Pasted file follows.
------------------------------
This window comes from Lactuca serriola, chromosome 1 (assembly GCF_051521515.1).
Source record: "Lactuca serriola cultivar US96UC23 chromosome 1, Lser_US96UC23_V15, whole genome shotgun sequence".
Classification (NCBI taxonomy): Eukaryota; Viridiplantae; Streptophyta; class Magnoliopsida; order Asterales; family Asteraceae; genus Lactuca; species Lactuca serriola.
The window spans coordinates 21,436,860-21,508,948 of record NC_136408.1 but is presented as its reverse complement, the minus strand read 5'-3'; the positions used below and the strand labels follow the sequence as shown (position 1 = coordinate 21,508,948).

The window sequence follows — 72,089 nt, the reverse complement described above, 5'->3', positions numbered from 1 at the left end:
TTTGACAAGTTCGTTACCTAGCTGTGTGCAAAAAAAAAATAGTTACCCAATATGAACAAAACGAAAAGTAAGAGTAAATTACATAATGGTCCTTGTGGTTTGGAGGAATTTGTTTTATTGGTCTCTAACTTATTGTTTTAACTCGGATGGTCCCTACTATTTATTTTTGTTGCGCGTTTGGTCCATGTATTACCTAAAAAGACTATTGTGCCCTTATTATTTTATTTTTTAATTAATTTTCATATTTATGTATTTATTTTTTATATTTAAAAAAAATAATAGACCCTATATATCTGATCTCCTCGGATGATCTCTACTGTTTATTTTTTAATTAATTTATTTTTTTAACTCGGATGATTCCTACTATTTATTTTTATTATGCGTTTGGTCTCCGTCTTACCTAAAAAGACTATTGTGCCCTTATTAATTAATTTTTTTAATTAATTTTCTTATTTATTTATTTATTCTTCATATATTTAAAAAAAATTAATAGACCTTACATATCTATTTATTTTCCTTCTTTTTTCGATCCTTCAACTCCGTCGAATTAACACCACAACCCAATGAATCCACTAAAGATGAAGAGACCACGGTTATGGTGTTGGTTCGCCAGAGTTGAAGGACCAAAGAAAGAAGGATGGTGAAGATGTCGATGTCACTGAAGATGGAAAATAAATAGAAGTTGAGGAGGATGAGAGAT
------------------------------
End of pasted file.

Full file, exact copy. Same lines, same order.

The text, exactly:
This window comes from Lactuca serriola, chromosome 1 (assembly GCF_051521515.1).
Source record: "Lactuca serriola cultivar US96UC23 chromosome 1, Lser_US96UC23_V15, whole genome shotgun sequence".
Classification (NCBI taxonomy): Eukaryota; Viridiplantae; Streptophyta; class Magnoliopsida; order Asterales; family Asteraceae; genus Lactuca; species Lactuca serriola.
The window spans coordinates 21,436,860-21,508,948 of record NC_136408.1 but is presented as its reverse complement, the minus strand read 5'-3'; the positions used below and the strand labels follow the sequence as shown (position 1 = coordinate 21,508,948).

The window sequence follows — 72,089 nt, the reverse complement described above, 5'->3', positions numbered from 1 at the left end:
TTTGACAAGTTCGTTACCTAGCTGTGTGCAAAAAAAAAATAGTTACCCAATATGAACAAAACGAAAAGTAAGAGTAAATTACATAATGGTCCTTGTGGTTTGGAGGAATTTGTTTTATTGGTCTCTAACTTATTGTTTTAACTCGGATGGTCCCTACTATTTATTTTTGTTGCGCGTTTGGTCCATGTATTACCTAAAAAGACTATTGTGCCCTTATTATTTTATTTTTTAATTAATTTTCATATTTATGTATTTATTTTTTATATTTAAAAAAAATAATAGACCCTATATATCTGATCTCCTCGGATGATCTCTACTGTTTATTTTTTAATTAATTTATTTTTTTAACTCGGATGATTCCTACTATTTATTTTTATTATGCGTTTGGTCTCCGTCTTACCTAAAAAGACTATTGTGCCCTTATTAATTAATTTTTTTAATTAATTTTCTTATTTATTTATTTATTCTTCATATATTTAAAAAAAATTAATAGACCTTACATATCTATTTATTTTCCTTCTTTTTTCGATCCTTCAACTCCGTCGAATTAACACCACAACCCAATGAATCCACTAAAGATGAAGAGACCACGGTTATGGTGTTGGTTCGCCAGAGTTGAAGGACCAAAGAAAGAAGGATGGTGAAGATGTCGATGTCACTGAAGATGGAAAATAAATAGAAGTTGAGGAGGATGAGAGAT